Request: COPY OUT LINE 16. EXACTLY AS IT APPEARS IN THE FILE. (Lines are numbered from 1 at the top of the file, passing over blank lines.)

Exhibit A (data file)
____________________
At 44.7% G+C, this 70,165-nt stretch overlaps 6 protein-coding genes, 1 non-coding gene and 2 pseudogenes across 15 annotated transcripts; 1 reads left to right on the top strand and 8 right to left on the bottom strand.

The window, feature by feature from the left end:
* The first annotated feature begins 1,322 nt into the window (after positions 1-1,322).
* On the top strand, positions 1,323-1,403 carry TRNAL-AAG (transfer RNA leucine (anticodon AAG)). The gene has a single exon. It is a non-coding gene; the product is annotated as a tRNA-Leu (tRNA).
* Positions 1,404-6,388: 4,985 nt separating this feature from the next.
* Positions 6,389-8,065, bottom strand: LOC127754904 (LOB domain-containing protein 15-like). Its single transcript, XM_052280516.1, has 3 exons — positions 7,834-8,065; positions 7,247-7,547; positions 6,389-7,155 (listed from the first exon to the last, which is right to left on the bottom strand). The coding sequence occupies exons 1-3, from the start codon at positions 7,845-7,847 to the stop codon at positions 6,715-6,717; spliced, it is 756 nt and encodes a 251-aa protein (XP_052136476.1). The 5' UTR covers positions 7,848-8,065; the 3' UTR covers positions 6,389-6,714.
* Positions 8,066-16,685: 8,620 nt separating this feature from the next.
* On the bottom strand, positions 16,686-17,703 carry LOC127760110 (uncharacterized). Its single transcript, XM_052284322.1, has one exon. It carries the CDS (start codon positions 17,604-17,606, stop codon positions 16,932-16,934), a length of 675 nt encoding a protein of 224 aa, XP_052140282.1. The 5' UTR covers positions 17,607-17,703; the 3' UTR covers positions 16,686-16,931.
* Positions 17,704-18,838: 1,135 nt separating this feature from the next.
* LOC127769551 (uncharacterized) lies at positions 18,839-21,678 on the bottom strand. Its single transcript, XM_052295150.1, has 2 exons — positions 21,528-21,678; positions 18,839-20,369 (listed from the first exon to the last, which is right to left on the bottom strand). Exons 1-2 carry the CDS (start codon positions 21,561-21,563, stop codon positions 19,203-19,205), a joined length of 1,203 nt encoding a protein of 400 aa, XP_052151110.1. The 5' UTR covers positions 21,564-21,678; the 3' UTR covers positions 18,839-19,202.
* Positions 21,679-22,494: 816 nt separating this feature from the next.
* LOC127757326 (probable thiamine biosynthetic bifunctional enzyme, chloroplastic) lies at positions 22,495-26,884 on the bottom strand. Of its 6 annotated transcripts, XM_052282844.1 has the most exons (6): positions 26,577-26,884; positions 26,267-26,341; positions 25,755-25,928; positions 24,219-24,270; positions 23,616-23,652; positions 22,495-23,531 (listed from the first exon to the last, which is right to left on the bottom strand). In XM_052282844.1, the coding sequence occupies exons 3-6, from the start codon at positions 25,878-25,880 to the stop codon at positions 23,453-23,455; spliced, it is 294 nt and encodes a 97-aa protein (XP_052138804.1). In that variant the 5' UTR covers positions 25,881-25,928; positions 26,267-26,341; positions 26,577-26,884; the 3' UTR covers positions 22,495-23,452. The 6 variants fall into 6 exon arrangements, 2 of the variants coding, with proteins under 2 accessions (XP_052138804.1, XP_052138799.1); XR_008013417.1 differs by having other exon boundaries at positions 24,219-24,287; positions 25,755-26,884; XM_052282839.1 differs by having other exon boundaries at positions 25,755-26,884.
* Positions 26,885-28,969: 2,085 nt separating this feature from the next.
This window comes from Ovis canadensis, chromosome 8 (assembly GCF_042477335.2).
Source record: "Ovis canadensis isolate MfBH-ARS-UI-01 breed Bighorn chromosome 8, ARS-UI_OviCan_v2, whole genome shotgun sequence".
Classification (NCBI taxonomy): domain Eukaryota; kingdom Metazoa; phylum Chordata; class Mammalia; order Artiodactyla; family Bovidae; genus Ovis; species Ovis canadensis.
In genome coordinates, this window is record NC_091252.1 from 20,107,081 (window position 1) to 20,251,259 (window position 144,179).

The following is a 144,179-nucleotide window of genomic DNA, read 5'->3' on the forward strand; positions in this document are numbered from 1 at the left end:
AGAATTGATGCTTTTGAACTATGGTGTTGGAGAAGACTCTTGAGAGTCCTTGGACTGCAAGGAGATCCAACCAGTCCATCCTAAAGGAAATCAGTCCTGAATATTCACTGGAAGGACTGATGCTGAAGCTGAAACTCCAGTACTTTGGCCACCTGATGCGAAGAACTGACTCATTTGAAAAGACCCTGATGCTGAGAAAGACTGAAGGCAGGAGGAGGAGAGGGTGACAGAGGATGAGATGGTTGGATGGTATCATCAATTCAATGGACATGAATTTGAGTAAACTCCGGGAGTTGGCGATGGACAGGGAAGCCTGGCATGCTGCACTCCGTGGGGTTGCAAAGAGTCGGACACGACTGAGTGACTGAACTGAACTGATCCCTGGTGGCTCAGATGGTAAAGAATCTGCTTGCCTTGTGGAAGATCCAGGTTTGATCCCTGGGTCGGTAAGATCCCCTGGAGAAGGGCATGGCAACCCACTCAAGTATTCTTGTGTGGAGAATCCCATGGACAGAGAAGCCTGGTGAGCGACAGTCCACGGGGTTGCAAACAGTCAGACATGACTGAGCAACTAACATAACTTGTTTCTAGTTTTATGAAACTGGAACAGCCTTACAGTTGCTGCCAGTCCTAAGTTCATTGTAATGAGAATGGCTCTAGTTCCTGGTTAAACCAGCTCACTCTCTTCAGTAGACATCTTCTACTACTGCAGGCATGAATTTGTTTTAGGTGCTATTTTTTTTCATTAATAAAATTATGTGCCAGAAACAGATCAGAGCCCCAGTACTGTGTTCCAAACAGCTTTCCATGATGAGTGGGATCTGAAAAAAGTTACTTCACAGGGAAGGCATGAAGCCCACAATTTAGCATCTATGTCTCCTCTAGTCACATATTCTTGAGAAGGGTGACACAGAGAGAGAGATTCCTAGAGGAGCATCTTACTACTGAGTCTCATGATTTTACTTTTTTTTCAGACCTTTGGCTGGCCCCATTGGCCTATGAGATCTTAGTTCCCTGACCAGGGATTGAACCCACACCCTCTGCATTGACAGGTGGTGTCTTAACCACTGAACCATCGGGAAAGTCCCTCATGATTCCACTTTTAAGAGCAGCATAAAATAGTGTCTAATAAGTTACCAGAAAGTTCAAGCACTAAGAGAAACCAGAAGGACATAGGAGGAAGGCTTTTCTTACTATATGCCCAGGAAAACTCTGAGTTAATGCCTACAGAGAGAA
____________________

Classification (NCBI taxonomy): domain Eukaryota; kingdom Metazoa; phylum Chordata; class Mammalia; order Artiodactyla; family Bovidae; genus Ovis; species Ovis canadensis.